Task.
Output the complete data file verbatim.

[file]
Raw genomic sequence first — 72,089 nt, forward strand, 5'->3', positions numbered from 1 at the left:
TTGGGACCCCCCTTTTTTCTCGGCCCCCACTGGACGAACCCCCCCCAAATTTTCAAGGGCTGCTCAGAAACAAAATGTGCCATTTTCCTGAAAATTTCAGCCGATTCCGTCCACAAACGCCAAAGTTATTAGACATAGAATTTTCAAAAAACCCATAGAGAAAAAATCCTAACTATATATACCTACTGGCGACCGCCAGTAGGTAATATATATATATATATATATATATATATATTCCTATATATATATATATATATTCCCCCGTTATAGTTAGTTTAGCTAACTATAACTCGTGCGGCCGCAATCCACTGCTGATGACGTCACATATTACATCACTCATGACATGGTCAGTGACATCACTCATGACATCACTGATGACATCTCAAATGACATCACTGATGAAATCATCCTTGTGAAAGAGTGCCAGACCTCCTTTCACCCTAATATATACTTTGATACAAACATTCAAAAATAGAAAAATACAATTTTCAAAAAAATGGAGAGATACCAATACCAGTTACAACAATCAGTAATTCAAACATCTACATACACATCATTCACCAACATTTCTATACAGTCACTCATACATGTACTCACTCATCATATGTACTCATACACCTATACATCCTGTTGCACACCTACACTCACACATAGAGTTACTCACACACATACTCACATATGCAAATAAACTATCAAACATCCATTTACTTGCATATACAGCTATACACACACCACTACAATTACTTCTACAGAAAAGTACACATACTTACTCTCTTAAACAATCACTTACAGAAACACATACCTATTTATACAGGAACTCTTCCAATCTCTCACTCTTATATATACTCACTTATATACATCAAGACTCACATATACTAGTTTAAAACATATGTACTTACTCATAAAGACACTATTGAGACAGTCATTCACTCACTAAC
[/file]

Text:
Raw genomic sequence first — 72,089 nt, forward strand, 5'->3', positions numbered from 1 at the left:
TTGGGACCCCCCTTTTTTCTCGGCCCCCACTGGACGAACCCCCCCCAAATTTTCAAGGGCTGCTCAGAAACAAAATGTGCCATTTTCCTGAAAATTTCAGCCGATTCCGTCCACAAACGCCAAAGTTATTAGACATAGAATTTTCAAAAAACCCATAGAGAAAAAATCCTAACTATATATACCTACTGGCGACCGCCAGTAGGTAATATATATATATATATATATATATATATATTCCTATATATATATATATATATTCCCCCGTTATAGTTAGTTTAGCTAACTATAACTCGTGCGGCCGCAATCCACTGCTGATGACGTCACATATTACATCACTCATGACATGGTCAGTGACATCACTCATGACATCACTGATGACATCTCAAATGACATCACTGATGAAATCATCCTTGTGAAAGAGTGCCAGACCTCCTTTCACCCTAATATATACTTTGATACAAACATTCAAAAATAGAAAAATACAATTTTCAAAAAAATGGAGAGATACCAATACCAGTTACAACAATCAGTAATTCAAACATCTACATACACATCATTCACCAACATTTCTATACAGTCACTCATACATGTACTCACTCATCATATGTACTCATACACCTATACATCCTGTTGCACACCTACACTCACACATAGAGTTACTCACACACATACTCACATATGCAAATAAACTATCAAACATCCATTTACTTGCATATACAGCTATACACACACCACTACAATTACTTCTACAGAAAAGTACACATACTTACTCTCTTAAACAATCACTTACAGAAACACATACCTATTTATACAGGAACTCTTCCAATCTCTCACTCTTATATATACTCACTTATATACATCAAGACTCACATATACTAGTTTAAAACATATGTACTTACTCATAAAGACACTATTGAGACAGTCATTCACTCACTAAC